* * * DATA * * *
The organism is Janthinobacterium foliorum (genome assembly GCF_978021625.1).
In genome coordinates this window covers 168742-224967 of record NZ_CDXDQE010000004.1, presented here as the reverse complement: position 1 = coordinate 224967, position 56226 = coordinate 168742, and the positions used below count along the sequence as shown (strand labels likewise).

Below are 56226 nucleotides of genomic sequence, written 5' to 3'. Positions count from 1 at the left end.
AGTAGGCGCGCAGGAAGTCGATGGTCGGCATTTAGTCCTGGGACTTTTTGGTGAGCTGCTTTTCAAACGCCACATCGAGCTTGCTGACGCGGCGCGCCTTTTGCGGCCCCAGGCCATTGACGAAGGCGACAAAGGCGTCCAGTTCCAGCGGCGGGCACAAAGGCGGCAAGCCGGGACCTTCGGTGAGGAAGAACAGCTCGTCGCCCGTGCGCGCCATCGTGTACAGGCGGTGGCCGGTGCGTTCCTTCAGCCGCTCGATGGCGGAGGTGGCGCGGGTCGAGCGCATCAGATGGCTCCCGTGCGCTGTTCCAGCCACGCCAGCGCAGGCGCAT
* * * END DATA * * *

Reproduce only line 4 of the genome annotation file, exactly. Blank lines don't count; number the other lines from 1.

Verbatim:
AGTAGGCGCGCAGGAAGTCGATGGTCGGCATTTAGTCCTGGGACTTTTTGGTGAGCTGCTTTTCAAACGCCACATCGAGCTTGCTGACGCGGCGCGCCTTTTGCGGCCCCAGGCCATTGACGAAGGCGACAAAGGCGTCCAGTTCCAGCGGCGGGCACAAAGGCGGCAAGCCGGGACCTTCGGTGAGGAAGAACAGCTCGTCGCCCGTGCGCGCCATCGTGTACAGGCGGTGGCCGGTGCGTTCCTTCAGCCGCTCGATGGCGGAGGTGGCGCGGGTCGAGCGCATCAGATGGCTCCCGTGCGCTGTTCCAGCCACGCCAGCGCAGGCGCAT